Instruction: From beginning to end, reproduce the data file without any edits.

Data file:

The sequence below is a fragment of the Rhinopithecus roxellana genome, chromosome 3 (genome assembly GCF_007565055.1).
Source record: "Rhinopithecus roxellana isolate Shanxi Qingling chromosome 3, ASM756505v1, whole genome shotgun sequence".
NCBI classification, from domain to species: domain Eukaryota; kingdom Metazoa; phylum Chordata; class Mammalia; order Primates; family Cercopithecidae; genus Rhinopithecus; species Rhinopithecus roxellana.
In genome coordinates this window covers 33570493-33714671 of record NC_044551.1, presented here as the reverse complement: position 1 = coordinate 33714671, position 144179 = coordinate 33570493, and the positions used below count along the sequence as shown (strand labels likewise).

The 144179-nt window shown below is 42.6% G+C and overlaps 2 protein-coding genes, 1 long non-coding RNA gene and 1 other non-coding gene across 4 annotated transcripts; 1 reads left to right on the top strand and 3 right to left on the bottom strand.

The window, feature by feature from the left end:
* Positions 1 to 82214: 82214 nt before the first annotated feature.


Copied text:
The sequence below is a fragment of the Rhinopithecus roxellana genome, chromosome 3 (genome assembly GCF_007565055.1).
Source record: "Rhinopithecus roxellana isolate Shanxi Qingling chromosome 3, ASM756505v1, whole genome shotgun sequence".
NCBI classification, from domain to species: domain Eukaryota; kingdom Metazoa; phylum Chordata; class Mammalia; order Primates; family Cercopithecidae; genus Rhinopithecus; species Rhinopithecus roxellana.
In genome coordinates this window covers 33570493-33714671 of record NC_044551.1, presented here as the reverse complement: position 1 = coordinate 33714671, position 144179 = coordinate 33570493, and the positions used below count along the sequence as shown (strand labels likewise).

The 144179-nt window shown below is 42.6% G+C and overlaps 2 protein-coding genes, 1 long non-coding RNA gene and 1 other non-coding gene across 4 annotated transcripts; 1 reads left to right on the top strand and 3 right to left on the bottom strand.

The window, feature by feature from the left end:
* Positions 1 to 82214: 82214 nt before the first annotated feature.